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My current employer at company A is looking for experienced people in their field. They asked me if I knew anyone who could be a good fit that I could refer them. A few years before working at company A, I did an internship at company B, where I met a few people who could fit the criteria. However, I have not kept in touch with them neither professionally nor personally. It is possible that they do not work at company B anymore, and it is possible that they are not looking for a new job.

I wonder if there is any ethical or professional issue with giving their names to my current employer, who may then contact them to see if they are interested in some job opportunities at company A.

I do not want to directly contact them, since it has been a long time that I have not kept in touch, and I do not think it should be my responsibility to introduce company A to them.

  • Why the downvote? If it's a duplicate, I could not find it through the related questions or the search bar, but perhaps I did not use the right keywords. – Tob Ernack Apr 18 at 16:15
  • Are you from Quebec by any chance? – DJClayworth Apr 18 at 16:25
  • I am not sure why this should matter, since I am not asking for legal advice. Unless perhaps I am mistaken and there is some location-specific legality issue at play. – Tob Ernack Apr 18 at 16:28
  • It doesn't matter. Just a thought. – DJClayworth Apr 18 at 16:38
  • Welcome to Workplace.SE! If you open the Question page and do a tally, nearly every question is in the red or the naughts. "Be nice" does not apply here. I have no idea why all questions in this SE have a negative score, but this is how it is. I never asked or answered a question here; I'm browsing it when I'm lacking an inspiration for my next horror story. Academia.SE is quite inspiring, too – kkm Apr 20 at 8:41
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You should definitely not give out names of people to companies without their permission.

However while it is not technically "your responsibility" to introduce your company to them, there are good reasons why you might want to do so if you can.

First and least altruistically, companies often pay a referral fee to someone who introduces good employees to them. This can be thousands of dollars. Even if your company doesn't do that, referring a good employee makes you look good, as well as actually benefitting your company, and that can only help your career. Companies love referrals, as it hugely reduces the chance that they are are hiring an incompetent who just does well at interviews.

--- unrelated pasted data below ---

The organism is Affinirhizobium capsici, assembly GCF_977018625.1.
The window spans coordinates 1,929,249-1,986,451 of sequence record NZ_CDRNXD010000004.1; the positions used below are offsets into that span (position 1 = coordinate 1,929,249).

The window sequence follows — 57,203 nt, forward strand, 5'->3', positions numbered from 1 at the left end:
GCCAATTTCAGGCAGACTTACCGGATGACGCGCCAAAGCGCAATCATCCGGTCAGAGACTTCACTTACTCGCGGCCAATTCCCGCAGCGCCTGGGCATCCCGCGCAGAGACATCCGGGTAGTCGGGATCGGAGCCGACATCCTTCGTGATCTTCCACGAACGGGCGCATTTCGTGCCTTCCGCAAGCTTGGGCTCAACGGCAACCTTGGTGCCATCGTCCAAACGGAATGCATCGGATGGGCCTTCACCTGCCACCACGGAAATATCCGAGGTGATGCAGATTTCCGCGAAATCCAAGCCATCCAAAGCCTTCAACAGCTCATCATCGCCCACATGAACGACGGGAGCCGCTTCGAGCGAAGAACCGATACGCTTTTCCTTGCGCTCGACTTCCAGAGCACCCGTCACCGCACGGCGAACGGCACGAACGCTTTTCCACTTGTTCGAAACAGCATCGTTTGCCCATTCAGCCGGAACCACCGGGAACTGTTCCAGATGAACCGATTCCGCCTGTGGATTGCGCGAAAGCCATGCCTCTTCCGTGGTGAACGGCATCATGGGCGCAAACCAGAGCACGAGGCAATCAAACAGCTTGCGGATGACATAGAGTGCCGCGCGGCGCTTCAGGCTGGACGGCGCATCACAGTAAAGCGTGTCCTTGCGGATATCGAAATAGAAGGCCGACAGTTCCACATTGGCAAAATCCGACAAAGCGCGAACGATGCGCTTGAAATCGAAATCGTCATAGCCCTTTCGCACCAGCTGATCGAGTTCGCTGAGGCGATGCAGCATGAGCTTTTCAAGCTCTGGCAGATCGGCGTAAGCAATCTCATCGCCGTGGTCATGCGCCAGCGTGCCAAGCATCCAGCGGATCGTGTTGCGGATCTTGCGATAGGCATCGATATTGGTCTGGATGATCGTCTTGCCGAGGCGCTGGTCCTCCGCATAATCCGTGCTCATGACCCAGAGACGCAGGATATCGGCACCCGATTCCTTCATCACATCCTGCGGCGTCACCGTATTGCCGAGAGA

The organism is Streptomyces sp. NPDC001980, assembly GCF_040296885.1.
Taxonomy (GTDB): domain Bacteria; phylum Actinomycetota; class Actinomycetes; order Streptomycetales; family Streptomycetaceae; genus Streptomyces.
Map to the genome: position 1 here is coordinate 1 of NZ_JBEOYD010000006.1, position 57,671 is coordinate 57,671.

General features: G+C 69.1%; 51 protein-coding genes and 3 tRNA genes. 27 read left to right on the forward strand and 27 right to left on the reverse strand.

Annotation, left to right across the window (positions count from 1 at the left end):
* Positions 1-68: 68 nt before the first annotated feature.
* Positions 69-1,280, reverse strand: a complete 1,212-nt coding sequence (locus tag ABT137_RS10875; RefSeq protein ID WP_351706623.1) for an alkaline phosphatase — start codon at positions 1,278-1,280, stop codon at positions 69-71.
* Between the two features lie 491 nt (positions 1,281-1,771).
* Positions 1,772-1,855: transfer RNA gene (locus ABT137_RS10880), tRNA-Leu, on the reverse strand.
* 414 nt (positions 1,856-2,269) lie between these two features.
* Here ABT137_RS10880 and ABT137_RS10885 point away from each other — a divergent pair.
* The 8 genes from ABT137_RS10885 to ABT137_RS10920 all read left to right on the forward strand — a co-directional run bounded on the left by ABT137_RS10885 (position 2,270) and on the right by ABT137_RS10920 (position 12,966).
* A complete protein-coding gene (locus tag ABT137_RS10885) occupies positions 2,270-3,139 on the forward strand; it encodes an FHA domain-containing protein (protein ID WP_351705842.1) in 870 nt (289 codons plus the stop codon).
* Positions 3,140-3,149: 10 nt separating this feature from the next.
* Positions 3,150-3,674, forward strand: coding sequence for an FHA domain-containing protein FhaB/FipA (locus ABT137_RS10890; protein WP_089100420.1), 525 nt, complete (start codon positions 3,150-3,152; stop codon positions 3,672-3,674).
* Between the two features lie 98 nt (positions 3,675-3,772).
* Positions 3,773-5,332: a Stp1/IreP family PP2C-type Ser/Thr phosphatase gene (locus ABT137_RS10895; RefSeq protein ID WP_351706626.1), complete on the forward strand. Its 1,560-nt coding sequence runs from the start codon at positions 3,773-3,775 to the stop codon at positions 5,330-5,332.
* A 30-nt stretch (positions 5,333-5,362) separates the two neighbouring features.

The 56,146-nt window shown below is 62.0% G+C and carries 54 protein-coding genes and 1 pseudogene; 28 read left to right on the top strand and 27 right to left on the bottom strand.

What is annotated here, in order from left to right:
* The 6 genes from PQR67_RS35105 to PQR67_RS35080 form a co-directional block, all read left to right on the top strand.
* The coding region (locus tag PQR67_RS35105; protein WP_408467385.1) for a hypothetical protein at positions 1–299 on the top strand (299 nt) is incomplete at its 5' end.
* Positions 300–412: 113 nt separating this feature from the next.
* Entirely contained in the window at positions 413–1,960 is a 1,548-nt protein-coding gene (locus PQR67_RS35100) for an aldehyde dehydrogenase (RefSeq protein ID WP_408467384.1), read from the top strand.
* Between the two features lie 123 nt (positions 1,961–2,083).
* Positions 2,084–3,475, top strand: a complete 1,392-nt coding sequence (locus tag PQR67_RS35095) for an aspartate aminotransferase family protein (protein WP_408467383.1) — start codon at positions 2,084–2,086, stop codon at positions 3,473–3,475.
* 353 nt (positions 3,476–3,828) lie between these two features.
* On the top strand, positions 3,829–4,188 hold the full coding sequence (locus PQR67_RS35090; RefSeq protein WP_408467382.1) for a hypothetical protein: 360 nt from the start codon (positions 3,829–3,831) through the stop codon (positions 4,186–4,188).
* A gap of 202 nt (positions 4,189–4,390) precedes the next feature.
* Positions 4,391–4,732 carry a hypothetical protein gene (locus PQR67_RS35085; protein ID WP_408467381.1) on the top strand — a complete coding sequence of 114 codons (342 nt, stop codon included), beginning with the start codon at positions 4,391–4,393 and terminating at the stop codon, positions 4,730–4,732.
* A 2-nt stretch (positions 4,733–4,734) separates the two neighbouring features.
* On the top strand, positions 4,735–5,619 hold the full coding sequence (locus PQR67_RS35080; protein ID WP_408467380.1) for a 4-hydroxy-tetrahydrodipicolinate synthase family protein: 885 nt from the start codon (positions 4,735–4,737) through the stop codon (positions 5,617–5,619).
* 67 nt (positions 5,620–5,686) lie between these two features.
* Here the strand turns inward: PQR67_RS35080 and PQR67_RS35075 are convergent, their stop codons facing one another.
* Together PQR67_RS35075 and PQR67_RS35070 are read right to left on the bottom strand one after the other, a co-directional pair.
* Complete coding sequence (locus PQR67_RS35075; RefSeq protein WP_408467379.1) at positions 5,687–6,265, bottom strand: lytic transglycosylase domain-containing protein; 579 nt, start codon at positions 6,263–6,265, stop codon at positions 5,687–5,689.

Secondly it is always a good thing to be working with good people. If you know good people, who you have worked well with in the past, then getting to work with them again will make your working life easier and more productive. Just for your own sake you should make an attempt to get them to join you.

Thirdly, assuming your company is a good one to work for, most people appreciate being given the opportunity to apply for a job if they want one. That's not to say you should pressure them or try to 'sell" your company, but giving them the opportunity to apply is rarely disliked.

Given that LinkedIn is fairly ubiquitous these days, it should be an easy job to find your former colleagues on it. It's a good idea to keep up with former colleagues, even if you don't have an actual conversation for years. Most good jobs are found through networking, and you never know when one of them is going to be in a position to recommend you for a job when you need one, as well as vica versa.

So find them on LinkedIn. Say hello. If they accept your connection tell them your company is looking for good XYZ workers, that you liked working with them and ask if they would be interested. If they say yes, ask if they want you to give their name to the company, or tell them where to apply. (Incidentally, if you make contact don't make it just about the job opportunity. Send half an hour chatting with them about what they are doing, what their new company is like, how their family is etc. )

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  • Thank you for the elaboration. I will give more thought to contacting them through Linkedin, although I am admittedly a bit nervous. – Tob Ernack Apr 18 at 16:48
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I wonder if there is any ethical or professional issue with giving their names to my current employer, who may then contact them to see if they are interested in some job opportunities at company A.

If they give you permission to pass their name along, then it's perfectly ethical and professional to do so.

Otherwise, don't. They may not want to be contacted by potential employers or hounded by recruiters.

I do not want to directly contact them, since it has been a long time that I have not kept in touch, and I do not think it should be my responsibility to introduce company A to them.

If you don't want to contact your former co-workers, then just tell company A that you don't know anyone that you can refer.

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You should get their permission before passing their names on. If you're not in touch with them and therefore can't get their permission then don't pass their names on.

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  • Thank you, I guess I will have to refrain from mentioning their names in that case. – Tob Ernack Apr 18 at 16:30

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